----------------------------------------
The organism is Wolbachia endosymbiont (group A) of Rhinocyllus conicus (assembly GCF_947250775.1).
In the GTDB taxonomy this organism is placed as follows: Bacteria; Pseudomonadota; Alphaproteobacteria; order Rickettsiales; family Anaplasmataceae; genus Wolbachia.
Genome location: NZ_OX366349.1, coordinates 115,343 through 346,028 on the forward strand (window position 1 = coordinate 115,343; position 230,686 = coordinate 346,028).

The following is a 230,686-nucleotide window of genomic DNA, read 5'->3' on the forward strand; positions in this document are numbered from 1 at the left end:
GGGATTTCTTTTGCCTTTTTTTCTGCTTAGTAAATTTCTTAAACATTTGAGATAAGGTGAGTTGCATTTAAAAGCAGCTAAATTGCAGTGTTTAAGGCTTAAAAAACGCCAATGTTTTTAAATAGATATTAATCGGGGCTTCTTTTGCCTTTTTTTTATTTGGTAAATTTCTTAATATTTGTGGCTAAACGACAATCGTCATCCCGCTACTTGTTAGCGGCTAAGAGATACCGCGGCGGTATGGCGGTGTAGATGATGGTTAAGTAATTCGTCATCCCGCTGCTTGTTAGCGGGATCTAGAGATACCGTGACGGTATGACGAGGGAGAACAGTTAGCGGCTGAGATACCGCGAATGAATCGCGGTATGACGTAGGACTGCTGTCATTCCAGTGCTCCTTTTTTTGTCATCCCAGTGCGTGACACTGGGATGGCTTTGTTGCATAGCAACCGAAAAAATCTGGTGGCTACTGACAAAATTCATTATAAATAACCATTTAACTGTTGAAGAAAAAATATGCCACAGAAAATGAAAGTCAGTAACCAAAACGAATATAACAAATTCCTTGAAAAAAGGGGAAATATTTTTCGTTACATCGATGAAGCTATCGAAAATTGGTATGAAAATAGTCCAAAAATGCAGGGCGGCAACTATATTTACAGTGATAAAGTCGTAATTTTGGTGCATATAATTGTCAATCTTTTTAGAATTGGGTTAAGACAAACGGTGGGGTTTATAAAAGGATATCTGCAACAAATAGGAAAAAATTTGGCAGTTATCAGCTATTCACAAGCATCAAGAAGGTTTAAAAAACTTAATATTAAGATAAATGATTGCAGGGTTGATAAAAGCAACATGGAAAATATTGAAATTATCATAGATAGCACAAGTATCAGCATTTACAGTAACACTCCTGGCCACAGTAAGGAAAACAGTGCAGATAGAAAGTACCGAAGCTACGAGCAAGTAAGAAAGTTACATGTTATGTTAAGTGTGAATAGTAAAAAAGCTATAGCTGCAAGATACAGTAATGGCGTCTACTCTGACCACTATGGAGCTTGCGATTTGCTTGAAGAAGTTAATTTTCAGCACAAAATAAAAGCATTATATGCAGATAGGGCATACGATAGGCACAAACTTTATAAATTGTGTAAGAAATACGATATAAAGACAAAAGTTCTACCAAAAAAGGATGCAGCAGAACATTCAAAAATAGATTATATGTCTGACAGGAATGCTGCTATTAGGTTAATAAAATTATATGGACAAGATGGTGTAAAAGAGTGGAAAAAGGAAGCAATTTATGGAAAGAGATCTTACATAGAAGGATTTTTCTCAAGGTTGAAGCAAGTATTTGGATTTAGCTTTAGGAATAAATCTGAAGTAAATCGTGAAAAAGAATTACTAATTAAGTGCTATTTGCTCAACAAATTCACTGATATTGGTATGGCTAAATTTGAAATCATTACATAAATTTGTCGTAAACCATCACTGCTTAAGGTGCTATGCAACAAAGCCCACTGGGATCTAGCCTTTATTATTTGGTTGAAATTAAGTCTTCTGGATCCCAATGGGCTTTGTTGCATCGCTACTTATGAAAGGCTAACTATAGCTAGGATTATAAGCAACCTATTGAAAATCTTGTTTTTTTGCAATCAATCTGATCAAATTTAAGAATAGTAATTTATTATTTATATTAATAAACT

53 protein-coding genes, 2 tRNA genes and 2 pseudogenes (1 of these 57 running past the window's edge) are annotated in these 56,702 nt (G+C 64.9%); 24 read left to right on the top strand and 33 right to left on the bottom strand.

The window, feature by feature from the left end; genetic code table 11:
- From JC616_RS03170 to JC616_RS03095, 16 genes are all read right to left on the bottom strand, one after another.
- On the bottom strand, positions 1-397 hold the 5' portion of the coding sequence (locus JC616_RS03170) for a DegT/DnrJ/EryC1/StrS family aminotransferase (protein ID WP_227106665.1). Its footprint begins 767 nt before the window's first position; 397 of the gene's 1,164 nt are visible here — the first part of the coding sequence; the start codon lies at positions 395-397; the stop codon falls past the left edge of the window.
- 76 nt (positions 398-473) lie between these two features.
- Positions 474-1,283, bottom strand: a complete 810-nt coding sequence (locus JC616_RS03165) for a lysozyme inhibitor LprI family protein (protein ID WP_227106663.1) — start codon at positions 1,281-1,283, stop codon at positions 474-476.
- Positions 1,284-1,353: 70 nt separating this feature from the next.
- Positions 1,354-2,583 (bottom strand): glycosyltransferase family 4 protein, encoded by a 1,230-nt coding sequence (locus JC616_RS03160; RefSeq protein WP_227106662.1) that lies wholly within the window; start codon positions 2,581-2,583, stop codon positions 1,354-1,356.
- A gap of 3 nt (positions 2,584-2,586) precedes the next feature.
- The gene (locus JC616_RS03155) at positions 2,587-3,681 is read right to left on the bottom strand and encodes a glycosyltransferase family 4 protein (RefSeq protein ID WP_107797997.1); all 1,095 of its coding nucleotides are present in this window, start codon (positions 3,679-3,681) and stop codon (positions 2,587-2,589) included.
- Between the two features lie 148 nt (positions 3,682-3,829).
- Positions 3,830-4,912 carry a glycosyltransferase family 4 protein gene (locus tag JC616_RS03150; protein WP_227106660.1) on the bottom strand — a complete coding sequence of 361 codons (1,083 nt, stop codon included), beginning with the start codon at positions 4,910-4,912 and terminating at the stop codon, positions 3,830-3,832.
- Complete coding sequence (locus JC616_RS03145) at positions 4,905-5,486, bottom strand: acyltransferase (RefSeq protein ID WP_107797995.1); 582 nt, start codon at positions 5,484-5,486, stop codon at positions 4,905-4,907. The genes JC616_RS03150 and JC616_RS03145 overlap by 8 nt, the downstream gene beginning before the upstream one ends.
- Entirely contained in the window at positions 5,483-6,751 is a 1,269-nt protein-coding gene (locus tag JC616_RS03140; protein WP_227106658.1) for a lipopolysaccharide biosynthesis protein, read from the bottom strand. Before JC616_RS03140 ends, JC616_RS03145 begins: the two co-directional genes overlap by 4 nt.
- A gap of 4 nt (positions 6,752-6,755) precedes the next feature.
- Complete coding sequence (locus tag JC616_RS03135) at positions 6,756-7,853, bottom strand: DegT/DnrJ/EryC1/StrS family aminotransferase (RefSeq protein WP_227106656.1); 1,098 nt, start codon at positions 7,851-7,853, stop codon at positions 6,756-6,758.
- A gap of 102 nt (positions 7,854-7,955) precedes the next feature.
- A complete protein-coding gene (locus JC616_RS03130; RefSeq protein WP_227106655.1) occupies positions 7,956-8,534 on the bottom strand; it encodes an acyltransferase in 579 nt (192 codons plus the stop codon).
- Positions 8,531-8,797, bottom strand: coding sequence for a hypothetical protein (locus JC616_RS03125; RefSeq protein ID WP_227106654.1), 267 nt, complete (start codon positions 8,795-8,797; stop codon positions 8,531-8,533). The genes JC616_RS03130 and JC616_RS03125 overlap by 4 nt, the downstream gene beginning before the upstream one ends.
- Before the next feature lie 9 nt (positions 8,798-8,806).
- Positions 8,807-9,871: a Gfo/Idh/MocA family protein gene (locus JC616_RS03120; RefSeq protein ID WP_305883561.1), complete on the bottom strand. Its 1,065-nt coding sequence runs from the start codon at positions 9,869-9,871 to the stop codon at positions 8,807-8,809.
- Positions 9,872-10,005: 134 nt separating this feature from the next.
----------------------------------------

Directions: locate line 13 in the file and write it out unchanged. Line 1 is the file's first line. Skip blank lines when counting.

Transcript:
- Positions 1,354-2,583 (bottom strand): glycosyltransferase family 4 protein, encoded by a 1,230-nt coding sequence (locus JC616_RS03160; RefSeq protein WP_227106662.1) that lies wholly within the window; start codon positions 2,581-2,583, stop codon positions 1,354-1,356.